How to Build a Landscape Retaining Wall

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I will discuss here the ins and outs of building landscape retaining walls of various materials. In many areas a building permit is required for retaining walls so check with your local building department before you start the work. In my Township only walls over 48″ high require a permit but best to check in any case.

There are many, many types of retaining wall materials available today. Field stone, railroad ties, pressure treated ties, brick, inter-locking masonry block that resembles stone, brick, and so on. The different types require slightly different methods of installation but all have some of the same basic concepts. You must start with good solid soil underneath. Do not attempt to build on top of topsoil, wet loam or other soft and pliable ground material. Your wall will simply move with the earth and self destruct over time. If you are dealing with topsoil or soft ground, it will be necessary to excavate and remove this soil to a foot or two below ground level, placement of a good sub base gravel or item material, compaction and then build your folding wall on top of that. A good sub-base will provide you with years of good looking retaining walls with very little maintenance work. In my area a wall less than 4′ high is considered a landscaping item. Over 4′ in height, the building departments wants a permit and drawings. CHECK with them before you build your wall. Multiple levels of retaining walls can create great garden spaces. Seating areas and flower gardens can be created in this way as well.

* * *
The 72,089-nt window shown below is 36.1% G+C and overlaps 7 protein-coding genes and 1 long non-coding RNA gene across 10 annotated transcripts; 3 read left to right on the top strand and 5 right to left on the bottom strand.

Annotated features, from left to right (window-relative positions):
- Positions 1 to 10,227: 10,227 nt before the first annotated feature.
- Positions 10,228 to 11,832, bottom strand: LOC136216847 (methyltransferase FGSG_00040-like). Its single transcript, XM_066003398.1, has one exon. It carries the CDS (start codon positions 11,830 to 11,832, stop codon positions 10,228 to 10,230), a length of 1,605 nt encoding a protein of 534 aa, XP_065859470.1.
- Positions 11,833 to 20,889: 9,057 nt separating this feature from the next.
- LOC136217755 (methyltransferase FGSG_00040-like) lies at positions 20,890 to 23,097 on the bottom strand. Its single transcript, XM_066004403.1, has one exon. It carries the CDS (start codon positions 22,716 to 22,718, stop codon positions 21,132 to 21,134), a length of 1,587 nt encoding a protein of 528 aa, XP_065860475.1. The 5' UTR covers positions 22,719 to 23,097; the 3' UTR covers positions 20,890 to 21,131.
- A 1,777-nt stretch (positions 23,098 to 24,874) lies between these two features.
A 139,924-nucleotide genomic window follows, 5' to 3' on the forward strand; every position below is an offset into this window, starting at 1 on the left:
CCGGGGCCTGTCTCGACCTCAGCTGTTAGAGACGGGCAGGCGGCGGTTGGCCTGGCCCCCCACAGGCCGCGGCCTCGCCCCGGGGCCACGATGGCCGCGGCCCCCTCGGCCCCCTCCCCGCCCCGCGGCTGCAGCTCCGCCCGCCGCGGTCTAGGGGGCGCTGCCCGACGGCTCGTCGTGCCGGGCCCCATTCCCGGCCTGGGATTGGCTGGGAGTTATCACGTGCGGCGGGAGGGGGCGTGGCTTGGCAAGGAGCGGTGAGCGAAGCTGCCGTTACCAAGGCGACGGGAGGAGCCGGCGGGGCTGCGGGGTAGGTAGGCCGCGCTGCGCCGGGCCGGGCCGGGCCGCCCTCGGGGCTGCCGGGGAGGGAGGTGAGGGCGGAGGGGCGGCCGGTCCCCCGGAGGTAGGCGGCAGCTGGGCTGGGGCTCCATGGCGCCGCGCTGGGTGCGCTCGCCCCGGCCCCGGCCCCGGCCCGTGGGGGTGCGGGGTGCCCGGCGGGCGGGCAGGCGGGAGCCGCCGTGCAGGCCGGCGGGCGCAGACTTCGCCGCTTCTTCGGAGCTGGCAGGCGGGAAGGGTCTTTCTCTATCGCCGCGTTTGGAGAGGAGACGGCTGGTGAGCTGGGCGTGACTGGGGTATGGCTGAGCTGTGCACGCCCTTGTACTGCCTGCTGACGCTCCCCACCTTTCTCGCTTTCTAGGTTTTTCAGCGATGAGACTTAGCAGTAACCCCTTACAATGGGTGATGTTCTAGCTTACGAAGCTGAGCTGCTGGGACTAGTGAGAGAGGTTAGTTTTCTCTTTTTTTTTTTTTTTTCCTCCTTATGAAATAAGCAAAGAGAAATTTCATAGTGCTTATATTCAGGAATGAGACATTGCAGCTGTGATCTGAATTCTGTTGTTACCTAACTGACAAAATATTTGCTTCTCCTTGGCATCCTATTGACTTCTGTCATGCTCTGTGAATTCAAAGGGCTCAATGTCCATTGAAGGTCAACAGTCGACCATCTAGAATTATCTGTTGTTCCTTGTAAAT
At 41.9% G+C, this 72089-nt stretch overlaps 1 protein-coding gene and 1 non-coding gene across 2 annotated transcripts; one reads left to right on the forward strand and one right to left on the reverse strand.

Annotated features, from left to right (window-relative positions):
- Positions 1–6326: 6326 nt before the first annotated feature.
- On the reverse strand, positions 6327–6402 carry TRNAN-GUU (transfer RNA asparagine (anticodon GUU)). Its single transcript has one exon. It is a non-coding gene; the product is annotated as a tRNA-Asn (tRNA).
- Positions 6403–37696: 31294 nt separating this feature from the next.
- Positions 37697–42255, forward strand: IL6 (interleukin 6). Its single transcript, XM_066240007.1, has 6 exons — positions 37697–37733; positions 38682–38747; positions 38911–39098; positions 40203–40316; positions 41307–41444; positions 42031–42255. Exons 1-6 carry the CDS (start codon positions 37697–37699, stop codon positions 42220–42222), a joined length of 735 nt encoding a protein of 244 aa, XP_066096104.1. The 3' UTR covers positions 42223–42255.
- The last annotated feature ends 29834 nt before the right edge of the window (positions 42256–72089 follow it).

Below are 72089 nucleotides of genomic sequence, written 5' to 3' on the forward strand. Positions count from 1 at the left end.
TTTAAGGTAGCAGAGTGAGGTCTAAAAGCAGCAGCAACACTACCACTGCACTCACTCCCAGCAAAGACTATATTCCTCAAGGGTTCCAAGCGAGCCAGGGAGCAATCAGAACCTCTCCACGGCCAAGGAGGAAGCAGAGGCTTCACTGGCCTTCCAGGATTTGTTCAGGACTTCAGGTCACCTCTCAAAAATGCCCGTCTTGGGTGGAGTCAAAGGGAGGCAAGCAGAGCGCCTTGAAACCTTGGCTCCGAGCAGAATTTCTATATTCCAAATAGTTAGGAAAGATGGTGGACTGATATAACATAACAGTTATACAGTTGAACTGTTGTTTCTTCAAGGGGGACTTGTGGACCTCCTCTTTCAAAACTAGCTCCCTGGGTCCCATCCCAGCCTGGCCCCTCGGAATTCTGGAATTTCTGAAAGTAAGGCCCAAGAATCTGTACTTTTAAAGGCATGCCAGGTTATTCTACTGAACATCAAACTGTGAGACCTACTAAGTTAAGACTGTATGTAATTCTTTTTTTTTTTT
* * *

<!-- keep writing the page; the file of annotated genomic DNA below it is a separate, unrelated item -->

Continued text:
TOOLS REQUIRED:
Wheelbarrow, sledge hammer, tape measure, pencils, string line, level, 60 penny spikes, 3 /4″ electric drill, wood bits, extension cords, 7 1/4″ electric saw, cheap carbide blades, pointed and square shovels. You will also need extra loose suitable material to back fill your wall as you go. 3/4″ gravel works the best. Several 2′ pieces of either #4 or #5 rebar cut 24″ long. Pin bars, picks, electric demo hammers all can be great assets in making the job easier.

WOOD TIE WALLS